NEW YORK (Reuters) – Oil settled higher on Monday, supported by data suggesting Chinese factories were returning to pre-pandemic levels, signs of rising energy demand and hopes for an agreement in the United States on more coronavirus-related economic stimulus.
Brent crude <LCOc1> settled up 59 cents, or 1.3%, to $44.99 a barrel. West Texas Intermediate U.S. crude <CLc1> was up 72 cents, or 1.8%, to $41.94 a barrel.
Prices also found support after U.S. President Donald Trump tweeted that top congressional Democrats wanted to meet with him on coronavirus-related economic relief.
The talks between Democrats and the Trump administration broke down last week.
“The oil complex is heavily reliant on that aid. We need people to be able to boost economic activity to spur demand,” said John Kilduff, partner at Again Capital in New York.
On Sunday, Saudi Arabian Aramco <2222.SE> CEO Amin Nasser he sees oil demand rebounding in Asia as economies gradually open up.
China’s factory deflation eased in July, driven by a rise in global oil prices and as industrial activity climbed toward pre-pandemic levels.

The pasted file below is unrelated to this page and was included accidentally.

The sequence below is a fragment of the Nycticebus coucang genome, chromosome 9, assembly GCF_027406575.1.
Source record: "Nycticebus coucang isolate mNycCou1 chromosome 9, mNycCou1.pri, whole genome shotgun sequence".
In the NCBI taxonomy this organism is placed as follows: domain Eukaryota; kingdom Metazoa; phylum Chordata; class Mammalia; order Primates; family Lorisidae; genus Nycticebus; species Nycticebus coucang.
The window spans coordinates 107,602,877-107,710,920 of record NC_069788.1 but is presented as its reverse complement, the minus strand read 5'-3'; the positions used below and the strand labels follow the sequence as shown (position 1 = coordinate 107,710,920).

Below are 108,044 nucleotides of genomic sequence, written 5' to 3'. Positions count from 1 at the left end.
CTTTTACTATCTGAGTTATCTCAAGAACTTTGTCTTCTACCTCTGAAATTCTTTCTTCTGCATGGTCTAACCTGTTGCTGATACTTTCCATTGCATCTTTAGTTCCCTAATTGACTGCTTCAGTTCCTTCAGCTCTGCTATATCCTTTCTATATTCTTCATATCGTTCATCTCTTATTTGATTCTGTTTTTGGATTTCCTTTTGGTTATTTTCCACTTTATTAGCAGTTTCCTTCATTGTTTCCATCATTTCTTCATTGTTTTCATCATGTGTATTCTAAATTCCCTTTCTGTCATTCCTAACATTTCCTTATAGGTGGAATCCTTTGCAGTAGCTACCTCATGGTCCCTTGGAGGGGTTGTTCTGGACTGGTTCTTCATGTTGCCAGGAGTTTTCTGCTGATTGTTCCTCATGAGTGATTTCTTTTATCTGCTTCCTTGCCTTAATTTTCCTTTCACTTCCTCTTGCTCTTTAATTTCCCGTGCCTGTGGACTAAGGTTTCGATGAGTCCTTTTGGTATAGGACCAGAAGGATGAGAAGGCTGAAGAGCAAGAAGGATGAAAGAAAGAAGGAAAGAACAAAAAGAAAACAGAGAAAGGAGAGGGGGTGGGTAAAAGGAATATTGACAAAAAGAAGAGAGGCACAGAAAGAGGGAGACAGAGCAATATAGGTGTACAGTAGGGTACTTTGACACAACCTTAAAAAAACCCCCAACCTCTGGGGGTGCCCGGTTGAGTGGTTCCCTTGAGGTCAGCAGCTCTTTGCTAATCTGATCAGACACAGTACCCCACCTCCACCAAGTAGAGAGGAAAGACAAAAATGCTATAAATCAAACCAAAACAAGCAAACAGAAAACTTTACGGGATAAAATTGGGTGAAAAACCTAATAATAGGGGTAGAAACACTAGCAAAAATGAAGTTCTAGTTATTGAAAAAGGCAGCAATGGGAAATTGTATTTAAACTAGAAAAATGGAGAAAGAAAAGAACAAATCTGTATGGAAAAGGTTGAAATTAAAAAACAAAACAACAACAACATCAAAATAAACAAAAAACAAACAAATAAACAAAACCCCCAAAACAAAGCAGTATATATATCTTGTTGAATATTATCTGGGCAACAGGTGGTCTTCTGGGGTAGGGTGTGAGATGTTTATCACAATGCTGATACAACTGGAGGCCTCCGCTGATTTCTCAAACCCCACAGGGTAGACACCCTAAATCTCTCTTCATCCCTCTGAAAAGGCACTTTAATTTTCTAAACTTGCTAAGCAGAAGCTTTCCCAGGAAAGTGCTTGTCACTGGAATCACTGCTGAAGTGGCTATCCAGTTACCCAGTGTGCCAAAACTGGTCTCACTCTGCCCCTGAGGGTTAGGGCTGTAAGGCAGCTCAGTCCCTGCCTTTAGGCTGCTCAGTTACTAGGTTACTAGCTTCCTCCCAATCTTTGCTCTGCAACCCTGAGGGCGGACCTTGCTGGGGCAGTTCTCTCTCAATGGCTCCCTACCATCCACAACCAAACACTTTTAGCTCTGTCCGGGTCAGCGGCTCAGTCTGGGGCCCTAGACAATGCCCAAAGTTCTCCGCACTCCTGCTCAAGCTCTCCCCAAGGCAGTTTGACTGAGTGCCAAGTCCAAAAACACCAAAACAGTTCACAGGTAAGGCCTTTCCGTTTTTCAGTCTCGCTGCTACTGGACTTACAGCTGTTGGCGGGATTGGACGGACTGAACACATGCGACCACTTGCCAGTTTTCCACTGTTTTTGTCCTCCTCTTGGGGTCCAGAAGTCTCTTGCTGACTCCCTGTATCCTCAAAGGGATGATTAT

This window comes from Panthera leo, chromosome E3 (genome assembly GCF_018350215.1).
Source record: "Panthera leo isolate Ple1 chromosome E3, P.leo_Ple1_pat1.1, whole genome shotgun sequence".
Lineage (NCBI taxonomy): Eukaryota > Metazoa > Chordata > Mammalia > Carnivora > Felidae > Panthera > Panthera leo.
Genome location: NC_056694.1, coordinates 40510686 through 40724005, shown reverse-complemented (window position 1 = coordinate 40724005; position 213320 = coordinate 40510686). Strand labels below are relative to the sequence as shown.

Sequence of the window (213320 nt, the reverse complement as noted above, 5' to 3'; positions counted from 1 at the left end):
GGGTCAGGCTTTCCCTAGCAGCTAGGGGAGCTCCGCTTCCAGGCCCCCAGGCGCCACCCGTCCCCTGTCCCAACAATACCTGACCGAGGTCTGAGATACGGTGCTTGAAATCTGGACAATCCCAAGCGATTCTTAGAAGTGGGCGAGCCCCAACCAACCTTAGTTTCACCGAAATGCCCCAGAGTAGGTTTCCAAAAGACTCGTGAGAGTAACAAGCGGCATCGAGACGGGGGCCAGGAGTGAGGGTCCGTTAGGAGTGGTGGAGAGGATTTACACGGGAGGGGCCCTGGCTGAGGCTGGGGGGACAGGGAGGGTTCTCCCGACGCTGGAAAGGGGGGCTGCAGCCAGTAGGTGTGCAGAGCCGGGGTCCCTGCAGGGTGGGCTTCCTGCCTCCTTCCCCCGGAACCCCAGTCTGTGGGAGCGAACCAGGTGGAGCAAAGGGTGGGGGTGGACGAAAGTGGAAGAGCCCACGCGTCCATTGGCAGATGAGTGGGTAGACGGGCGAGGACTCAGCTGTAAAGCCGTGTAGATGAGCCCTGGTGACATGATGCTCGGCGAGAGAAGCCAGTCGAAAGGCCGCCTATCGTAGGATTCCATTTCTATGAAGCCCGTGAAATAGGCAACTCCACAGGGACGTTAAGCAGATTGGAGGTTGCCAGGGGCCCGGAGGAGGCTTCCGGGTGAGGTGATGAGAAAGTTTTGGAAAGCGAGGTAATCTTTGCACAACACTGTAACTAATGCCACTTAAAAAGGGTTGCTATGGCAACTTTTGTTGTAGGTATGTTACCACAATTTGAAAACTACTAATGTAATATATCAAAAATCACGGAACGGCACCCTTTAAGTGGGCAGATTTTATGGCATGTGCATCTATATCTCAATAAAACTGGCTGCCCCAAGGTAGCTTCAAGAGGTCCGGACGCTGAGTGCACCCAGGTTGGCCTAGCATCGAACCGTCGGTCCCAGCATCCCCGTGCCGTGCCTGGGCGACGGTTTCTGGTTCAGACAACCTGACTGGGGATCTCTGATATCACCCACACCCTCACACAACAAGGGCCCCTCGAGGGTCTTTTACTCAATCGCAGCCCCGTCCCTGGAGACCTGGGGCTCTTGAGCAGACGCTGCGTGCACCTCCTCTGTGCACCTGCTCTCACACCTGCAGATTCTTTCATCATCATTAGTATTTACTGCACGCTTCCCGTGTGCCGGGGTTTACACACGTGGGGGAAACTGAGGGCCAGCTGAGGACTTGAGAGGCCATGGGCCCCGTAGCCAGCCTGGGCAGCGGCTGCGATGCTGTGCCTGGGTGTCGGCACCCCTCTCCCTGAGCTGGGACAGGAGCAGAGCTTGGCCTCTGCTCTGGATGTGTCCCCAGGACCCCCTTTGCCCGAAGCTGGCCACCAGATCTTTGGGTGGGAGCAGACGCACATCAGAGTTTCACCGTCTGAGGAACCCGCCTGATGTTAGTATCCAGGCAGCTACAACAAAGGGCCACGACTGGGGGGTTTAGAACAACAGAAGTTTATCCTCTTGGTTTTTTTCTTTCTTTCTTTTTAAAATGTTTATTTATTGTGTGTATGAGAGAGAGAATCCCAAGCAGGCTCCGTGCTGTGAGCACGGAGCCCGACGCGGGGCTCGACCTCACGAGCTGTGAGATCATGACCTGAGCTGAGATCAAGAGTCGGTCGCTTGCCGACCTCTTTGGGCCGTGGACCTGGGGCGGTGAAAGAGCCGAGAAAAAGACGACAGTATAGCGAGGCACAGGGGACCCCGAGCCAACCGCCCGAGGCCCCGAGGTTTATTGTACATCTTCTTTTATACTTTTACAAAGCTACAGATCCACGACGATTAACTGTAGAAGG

“A smidgen of favorable headlines on the coronavirus front has been enough to spur buying interest back into the gasoline market,” said Jim Ritterbusch of Ritterbusch and Associates.
Iraq said on Friday it would cut its oil output by a further 400,000 barrels per day in August and September to compensate for its overproduction in the past three months.
The move would help it comply with its share of cuts by the Organization of the Petroleum Exporting Countries and allies, known as OPEC+.
“This would send out a strong signal to the oil market on various levels. That said, this would also require the international companies operating in Iraq to join in with the cuts,” Commerzbank analyst Eugen Weinberg said.
(Reporting by Laura Sanicola, additional reporting by Bozorgmehr Sharafedin in London; additional reporting by Sonali Paul in Melbourne; editing by Jason Neely, David Evans and David Gregorio)